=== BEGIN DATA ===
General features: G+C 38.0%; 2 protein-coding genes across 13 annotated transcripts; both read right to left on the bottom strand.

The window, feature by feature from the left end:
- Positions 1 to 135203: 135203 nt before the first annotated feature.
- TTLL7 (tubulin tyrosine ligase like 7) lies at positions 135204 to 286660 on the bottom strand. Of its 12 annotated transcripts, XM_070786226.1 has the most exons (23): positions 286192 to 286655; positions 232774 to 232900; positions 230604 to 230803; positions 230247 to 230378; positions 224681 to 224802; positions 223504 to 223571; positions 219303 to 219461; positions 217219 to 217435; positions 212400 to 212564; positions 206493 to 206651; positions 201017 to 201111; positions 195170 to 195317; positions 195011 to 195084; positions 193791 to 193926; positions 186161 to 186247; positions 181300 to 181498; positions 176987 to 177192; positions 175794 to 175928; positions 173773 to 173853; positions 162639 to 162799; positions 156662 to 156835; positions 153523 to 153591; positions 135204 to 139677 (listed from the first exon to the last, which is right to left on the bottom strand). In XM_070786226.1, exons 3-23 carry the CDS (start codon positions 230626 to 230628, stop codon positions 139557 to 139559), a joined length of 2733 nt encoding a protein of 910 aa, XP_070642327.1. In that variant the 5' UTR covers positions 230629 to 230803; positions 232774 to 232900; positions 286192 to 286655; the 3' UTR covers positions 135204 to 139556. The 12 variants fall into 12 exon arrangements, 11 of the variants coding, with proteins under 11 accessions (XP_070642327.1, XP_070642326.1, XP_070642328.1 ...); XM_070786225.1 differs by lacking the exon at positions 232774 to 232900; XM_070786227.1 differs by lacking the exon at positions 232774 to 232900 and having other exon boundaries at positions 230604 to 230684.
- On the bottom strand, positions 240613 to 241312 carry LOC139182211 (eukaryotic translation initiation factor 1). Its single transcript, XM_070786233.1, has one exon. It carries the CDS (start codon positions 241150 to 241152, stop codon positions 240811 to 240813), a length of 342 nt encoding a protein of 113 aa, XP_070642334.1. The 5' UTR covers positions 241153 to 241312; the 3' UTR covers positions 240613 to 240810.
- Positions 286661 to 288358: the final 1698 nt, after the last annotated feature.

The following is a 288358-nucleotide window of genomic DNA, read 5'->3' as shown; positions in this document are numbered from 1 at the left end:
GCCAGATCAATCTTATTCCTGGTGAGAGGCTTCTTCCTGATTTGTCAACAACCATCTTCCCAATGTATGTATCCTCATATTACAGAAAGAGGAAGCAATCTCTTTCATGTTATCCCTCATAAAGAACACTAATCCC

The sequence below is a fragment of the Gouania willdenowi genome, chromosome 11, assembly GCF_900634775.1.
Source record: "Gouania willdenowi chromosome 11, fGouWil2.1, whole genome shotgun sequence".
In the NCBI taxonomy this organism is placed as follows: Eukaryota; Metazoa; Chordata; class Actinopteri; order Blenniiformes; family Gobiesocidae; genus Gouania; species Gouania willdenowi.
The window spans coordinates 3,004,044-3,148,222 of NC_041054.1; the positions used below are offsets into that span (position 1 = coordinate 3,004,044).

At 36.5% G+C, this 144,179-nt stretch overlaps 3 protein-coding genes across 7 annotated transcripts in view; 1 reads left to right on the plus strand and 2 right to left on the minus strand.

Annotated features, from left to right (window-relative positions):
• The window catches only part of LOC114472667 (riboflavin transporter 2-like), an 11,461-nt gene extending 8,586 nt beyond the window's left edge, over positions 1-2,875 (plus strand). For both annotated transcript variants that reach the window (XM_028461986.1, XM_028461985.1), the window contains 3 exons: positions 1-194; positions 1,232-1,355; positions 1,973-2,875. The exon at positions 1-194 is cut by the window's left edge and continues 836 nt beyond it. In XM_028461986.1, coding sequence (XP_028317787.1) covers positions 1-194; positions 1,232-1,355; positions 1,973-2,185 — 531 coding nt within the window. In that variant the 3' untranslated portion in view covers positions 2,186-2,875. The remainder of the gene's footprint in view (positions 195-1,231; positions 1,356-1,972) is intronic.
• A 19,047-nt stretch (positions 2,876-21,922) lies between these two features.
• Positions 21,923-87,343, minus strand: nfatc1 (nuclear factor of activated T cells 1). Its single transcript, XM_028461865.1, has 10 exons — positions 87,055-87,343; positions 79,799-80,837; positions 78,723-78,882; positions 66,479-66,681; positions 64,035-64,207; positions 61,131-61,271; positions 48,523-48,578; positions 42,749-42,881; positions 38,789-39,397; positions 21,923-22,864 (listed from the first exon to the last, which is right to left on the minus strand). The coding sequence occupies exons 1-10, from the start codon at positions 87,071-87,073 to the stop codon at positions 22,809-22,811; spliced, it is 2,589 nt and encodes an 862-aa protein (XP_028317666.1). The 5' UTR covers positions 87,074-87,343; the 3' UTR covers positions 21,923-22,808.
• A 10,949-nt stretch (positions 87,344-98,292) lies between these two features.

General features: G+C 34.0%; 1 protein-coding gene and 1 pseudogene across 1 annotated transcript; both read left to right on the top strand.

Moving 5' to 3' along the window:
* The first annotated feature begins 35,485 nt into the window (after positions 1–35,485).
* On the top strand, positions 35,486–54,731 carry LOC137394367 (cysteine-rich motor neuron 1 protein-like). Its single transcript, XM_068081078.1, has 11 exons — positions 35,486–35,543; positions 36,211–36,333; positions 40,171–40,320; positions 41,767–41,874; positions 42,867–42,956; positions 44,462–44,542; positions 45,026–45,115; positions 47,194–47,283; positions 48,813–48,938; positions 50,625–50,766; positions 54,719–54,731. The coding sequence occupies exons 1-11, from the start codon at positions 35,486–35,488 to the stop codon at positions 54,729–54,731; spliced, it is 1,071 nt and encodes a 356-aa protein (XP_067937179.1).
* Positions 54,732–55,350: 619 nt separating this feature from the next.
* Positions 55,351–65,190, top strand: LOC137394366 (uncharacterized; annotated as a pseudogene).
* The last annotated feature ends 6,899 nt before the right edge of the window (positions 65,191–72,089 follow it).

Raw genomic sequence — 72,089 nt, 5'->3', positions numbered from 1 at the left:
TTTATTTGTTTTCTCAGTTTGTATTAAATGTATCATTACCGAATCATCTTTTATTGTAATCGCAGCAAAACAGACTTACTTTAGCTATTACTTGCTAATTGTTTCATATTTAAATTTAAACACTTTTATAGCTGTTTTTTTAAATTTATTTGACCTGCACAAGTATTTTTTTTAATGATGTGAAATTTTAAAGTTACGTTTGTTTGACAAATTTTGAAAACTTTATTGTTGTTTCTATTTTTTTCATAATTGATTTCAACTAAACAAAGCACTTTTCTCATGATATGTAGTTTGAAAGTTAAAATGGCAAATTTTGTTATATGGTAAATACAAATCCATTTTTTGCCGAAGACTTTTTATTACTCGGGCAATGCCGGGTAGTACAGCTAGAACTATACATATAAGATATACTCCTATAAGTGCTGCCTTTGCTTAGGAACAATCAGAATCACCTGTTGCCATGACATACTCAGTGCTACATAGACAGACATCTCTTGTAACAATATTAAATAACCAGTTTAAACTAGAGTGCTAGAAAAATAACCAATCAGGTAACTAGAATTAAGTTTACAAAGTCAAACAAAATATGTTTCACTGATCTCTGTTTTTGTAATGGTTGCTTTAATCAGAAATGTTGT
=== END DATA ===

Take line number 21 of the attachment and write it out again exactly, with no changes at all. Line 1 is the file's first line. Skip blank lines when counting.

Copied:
* The first annotated feature begins 35,485 nt into the window (after positions 1–35,485).